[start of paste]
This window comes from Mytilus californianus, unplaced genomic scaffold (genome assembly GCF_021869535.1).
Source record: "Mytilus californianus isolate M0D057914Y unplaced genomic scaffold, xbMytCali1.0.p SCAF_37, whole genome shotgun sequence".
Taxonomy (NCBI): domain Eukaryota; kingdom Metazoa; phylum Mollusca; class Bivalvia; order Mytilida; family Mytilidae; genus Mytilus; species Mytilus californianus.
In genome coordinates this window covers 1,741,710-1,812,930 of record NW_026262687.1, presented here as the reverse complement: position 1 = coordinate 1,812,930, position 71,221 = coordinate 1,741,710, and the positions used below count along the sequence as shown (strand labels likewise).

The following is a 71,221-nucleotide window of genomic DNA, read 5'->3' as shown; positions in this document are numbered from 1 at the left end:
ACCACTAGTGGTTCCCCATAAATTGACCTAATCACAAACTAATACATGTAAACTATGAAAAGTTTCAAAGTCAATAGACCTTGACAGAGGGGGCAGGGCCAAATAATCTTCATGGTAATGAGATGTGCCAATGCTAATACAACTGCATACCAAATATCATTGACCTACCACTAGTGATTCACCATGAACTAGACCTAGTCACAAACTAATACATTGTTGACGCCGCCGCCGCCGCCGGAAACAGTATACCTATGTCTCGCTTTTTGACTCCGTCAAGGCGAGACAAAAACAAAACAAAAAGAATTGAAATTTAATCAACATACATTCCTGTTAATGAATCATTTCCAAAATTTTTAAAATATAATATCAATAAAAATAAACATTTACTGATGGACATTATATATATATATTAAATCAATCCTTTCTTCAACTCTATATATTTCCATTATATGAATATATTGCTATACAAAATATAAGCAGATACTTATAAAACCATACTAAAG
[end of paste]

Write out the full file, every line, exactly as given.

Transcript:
This window comes from Mytilus californianus, unplaced genomic scaffold (genome assembly GCF_021869535.1).
Source record: "Mytilus californianus isolate M0D057914Y unplaced genomic scaffold, xbMytCali1.0.p SCAF_37, whole genome shotgun sequence".
Taxonomy (NCBI): domain Eukaryota; kingdom Metazoa; phylum Mollusca; class Bivalvia; order Mytilida; family Mytilidae; genus Mytilus; species Mytilus californianus.
In genome coordinates this window covers 1,741,710-1,812,930 of record NW_026262687.1, presented here as the reverse complement: position 1 = coordinate 1,812,930, position 71,221 = coordinate 1,741,710, and the positions used below count along the sequence as shown (strand labels likewise).

The following is a 71,221-nucleotide window of genomic DNA, read 5'->3' as shown; positions in this document are numbered from 1 at the left end:
ACCACTAGTGGTTCCCCATAAATTGACCTAATCACAAACTAATACATGTAAACTATGAAAAGTTTCAAAGTCAATAGACCTTGACAGAGGGGGCAGGGCCAAATAATCTTCATGGTAATGAGATGTGCCAATGCTAATACAACTGCATACCAAATATCATTGACCTACCACTAGTGATTCACCATGAACTAGACCTAGTCACAAACTAATACATTGTTGACGCCGCCGCCGCCGCCGGAAACAGTATACCTATGTCTCGCTTTTTGACTCCGTCAAGGCGAGACAAAAACAAAACAAAAAGAATTGAAATTTAATCAACATACATTCCTGTTAATGAATCATTTCCAAAATTTTTAAAATATAATATCAATAAAAATAAACATTTACTGATGGACATTATATATATATATTAAATCAATCCTTTCTTCAACTCTATATATTTCCATTATATGAATATATTGCTATACAAAATATAAGCAGATACTTATAAAACCATACTAAAG